Westworld's second episode begins much like its first one did: with somebody interrupting poor li'l Dolores's life in order to force her to do something against her will. Bernard tells Dolores to wake up and walk outside in her nightgown. "Do you remember?" he asks her as she stumbles about the lawn in the goddamn middle of the night.
That's all we'll get vis à vis Dolores for a while. Now we're watching a forlorn-looking rich white guy wake up on a fancy shuttle thing. Who is this guy? IDK, another character on this show, try to keep up. His douchey friend — another character, it's fine, we're definitely keeping track of all of these characters and empathizing with each one, yes we are — says that the beautiful flight attendant is "a two, where we're going." Obviously they are going to Robotsexworld.
These two upstanding men pull up to the part of Westworld that is not Old West–y, but instead looks like it was designed by a coked-up '90s architect doodling his imaginary version of The Future on a bar napkin. A hot British woman who is maybe a robot or maybe real — I don't have TIME FOR THIS, HBO — asks Forlorn-Looking Rich White Guy if he has a history of mental illness or depression or anxiety, and FLRWG is like, "No, clearly my life and mental health are going fabulously if I am at a theme park designed for me to jizz all over."
The British Robot/Real Person shows FLRWG to his chambers, which are decorated with lots of cowboy accessories, like guns and hats and a fragile sense of masculinity. He asks her if there's an orientation. "Figuring it out is half the fun!" she says. Do you guys get it?? This show is about itself, and HBO, and all shows, and the way we respond to shows, and also life itself, oh, and the entire human experience. After this show, we won't need any more shows, because this show has figured out shows and all of modern existence forever. Just making sure you got that!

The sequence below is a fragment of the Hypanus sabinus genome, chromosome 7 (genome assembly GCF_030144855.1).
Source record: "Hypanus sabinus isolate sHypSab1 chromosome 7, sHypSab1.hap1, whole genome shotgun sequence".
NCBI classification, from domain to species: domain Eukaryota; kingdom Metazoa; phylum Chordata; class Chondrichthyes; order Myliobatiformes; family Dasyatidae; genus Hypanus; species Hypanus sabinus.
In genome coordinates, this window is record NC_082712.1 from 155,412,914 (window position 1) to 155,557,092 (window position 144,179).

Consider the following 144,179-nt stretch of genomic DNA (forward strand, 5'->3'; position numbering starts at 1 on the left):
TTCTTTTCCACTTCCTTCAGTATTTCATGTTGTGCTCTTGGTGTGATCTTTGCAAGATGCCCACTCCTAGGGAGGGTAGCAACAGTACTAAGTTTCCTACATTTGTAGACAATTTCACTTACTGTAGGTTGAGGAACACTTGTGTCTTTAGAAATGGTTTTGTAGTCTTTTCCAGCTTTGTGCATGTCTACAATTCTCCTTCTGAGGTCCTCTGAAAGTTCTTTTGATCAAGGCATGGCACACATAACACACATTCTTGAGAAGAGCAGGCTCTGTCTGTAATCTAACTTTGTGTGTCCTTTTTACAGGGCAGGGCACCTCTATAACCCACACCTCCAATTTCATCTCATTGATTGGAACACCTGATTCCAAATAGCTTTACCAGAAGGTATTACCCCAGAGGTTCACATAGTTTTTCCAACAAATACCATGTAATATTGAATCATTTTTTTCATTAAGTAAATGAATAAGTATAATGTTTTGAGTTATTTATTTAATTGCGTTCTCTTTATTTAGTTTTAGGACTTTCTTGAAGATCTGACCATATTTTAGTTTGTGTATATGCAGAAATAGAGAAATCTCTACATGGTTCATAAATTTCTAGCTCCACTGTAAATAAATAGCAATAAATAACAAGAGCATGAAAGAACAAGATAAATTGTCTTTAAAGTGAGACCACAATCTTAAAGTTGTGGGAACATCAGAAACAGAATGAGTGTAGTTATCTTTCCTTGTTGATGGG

After dodging a question about whether she is a robot or a real person, Robot/Real Person (this is getting really annoying to type) hits on FLRWG by offering to dress him up in his cowboy costume and he's like, "Errr, what do most people do?" "You don't have to worry about what most people do," says the Robot/Real Person. "Do you understand?" "Yeah," says FLRWG. "DO YOU REALLY UNDERSTAND?" she asks.
JESUS HBO. WE REALLY UNDERSTAND.
Back at HQ, Elsie and Bernard are trying to figure out what really happened to Dolores's #daddy. Both agree that it was something fucked-up (robot science seems like a totes chill field) and also that it was the fault of Anthony Hopkins, but they can't do anything about it, because he's Anthony Hopkins. Elsie asks Bernard if she can at least examine Dolores, because whatever #daddy had could be "contagious," but Bernard is like, "Nah, Dolores is good, brb I'm just gonna go wake her up in the middle of the night and be shady as fuck with her again."
Dolores is doing her thang in town, i.e. shopping for cans, when she suddenly starts to panic. Bernard's voice echoes in her head: "Remember!!!" Can Bernard just pop into the robot's heads whenever he wants to? Or is she remembering him asking her to remember? Why is he all up in Dolores's business all the time? What does he want her to remember? (I, for one, want her to remember to never do her hair like this ever again.)
Suddenly, Dolores does remember. She remembers that time all of her friends and family members were lying dead in the street. She remembers Jon Snow's direwolf walking over their dead bodies — wait, what